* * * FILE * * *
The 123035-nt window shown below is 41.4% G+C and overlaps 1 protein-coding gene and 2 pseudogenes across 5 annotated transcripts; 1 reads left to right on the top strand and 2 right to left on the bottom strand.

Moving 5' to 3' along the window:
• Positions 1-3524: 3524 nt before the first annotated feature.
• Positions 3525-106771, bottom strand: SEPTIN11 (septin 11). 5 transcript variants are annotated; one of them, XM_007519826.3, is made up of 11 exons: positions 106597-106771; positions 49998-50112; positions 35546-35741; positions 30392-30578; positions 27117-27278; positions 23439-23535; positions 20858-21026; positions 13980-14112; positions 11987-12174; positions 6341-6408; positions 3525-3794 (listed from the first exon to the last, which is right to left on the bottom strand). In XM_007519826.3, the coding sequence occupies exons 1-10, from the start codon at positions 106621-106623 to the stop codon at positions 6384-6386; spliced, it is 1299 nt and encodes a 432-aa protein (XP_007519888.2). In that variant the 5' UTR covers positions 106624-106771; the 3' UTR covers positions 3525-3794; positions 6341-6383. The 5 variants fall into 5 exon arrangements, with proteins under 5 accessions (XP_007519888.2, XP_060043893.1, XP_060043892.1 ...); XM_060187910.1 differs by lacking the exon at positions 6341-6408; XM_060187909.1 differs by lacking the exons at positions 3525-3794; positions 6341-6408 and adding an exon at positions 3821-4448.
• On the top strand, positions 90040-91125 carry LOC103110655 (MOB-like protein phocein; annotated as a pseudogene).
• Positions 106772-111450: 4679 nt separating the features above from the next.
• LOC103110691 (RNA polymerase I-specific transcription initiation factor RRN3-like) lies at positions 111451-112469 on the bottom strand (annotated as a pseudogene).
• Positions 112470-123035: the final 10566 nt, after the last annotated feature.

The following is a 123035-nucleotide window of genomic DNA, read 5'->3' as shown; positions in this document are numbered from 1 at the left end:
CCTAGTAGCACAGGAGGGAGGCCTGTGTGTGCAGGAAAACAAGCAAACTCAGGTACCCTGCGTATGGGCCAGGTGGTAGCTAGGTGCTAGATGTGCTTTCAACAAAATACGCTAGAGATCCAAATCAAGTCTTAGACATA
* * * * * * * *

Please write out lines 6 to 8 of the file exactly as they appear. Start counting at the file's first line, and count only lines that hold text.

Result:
• Positions 106772-111450: 4679 nt separating the features above from the next.
• LOC103110691 (RNA polymerase I-specific transcription initiation factor RRN3-like) lies at positions 111451-112469 on the bottom strand (annotated as a pseudogene).
• Positions 112470-123035: the final 10566 nt, after the last annotated feature.